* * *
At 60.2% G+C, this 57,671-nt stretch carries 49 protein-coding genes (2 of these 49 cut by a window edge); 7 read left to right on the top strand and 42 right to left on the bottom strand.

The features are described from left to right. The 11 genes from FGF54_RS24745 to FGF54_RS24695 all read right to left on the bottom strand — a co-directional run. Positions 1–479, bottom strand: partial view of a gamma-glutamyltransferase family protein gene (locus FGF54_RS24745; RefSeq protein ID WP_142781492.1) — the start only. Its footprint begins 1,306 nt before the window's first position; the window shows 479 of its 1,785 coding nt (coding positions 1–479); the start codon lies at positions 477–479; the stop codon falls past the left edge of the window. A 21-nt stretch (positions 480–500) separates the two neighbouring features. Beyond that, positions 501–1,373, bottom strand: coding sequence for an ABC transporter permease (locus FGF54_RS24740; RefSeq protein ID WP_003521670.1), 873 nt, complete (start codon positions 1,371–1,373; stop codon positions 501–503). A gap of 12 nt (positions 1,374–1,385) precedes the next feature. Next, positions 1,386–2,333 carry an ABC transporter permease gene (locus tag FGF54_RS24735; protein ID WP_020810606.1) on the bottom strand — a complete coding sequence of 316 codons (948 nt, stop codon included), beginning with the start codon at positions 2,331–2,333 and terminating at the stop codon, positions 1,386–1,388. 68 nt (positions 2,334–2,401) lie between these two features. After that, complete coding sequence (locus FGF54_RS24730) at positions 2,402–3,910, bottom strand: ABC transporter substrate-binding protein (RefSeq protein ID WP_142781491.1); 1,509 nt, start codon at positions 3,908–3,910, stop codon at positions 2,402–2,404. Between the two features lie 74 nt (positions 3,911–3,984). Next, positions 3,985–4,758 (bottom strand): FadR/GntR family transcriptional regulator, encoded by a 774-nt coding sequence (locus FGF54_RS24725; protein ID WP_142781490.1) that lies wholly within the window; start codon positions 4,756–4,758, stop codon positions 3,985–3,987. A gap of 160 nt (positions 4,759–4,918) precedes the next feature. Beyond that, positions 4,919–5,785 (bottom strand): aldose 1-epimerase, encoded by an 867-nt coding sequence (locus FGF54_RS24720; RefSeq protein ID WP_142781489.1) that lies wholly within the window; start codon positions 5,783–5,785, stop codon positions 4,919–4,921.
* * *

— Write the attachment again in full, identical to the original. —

At 60.2% G+C, this 57,671-nt stretch carries 49 protein-coding genes (2 of these 49 cut by a window edge); 7 read left to right on the top strand and 42 right to left on the bottom strand.

The features are described from left to right. The 11 genes from FGF54_RS24745 to FGF54_RS24695 all read right to left on the bottom strand — a co-directional run. Positions 1–479, bottom strand: partial view of a gamma-glutamyltransferase family protein gene (locus FGF54_RS24745; RefSeq protein ID WP_142781492.1) — the start only. Its footprint begins 1,306 nt before the window's first position; the window shows 479 of its 1,785 coding nt (coding positions 1–479); the start codon lies at positions 477–479; the stop codon falls past the left edge of the window. A 21-nt stretch (positions 480–500) separates the two neighbouring features. Beyond that, positions 501–1,373, bottom strand: coding sequence for an ABC transporter permease (locus FGF54_RS24740; RefSeq protein ID WP_003521670.1), 873 nt, complete (start codon positions 1,371–1,373; stop codon positions 501–503). A gap of 12 nt (positions 1,374–1,385) precedes the next feature. Next, positions 1,386–2,333 carry an ABC transporter permease gene (locus tag FGF54_RS24735; protein ID WP_020810606.1) on the bottom strand — a complete coding sequence of 316 codons (948 nt, stop codon included), beginning with the start codon at positions 2,331–2,333 and terminating at the stop codon, positions 1,386–1,388. 68 nt (positions 2,334–2,401) lie between these two features. After that, complete coding sequence (locus FGF54_RS24730) at positions 2,402–3,910, bottom strand: ABC transporter substrate-binding protein (RefSeq protein ID WP_142781491.1); 1,509 nt, start codon at positions 3,908–3,910, stop codon at positions 2,402–2,404. Between the two features lie 74 nt (positions 3,911–3,984). Next, positions 3,985–4,758 (bottom strand): FadR/GntR family transcriptional regulator, encoded by a 774-nt coding sequence (locus FGF54_RS24725; protein ID WP_142781490.1) that lies wholly within the window; start codon positions 4,756–4,758, stop codon positions 3,985–3,987. A gap of 160 nt (positions 4,759–4,918) precedes the next feature. Beyond that, positions 4,919–5,785 (bottom strand): aldose 1-epimerase, encoded by an 867-nt coding sequence (locus FGF54_RS24720; RefSeq protein ID WP_142781489.1) that lies wholly within the window; start codon positions 5,783–5,785, stop codon positions 4,919–4,921.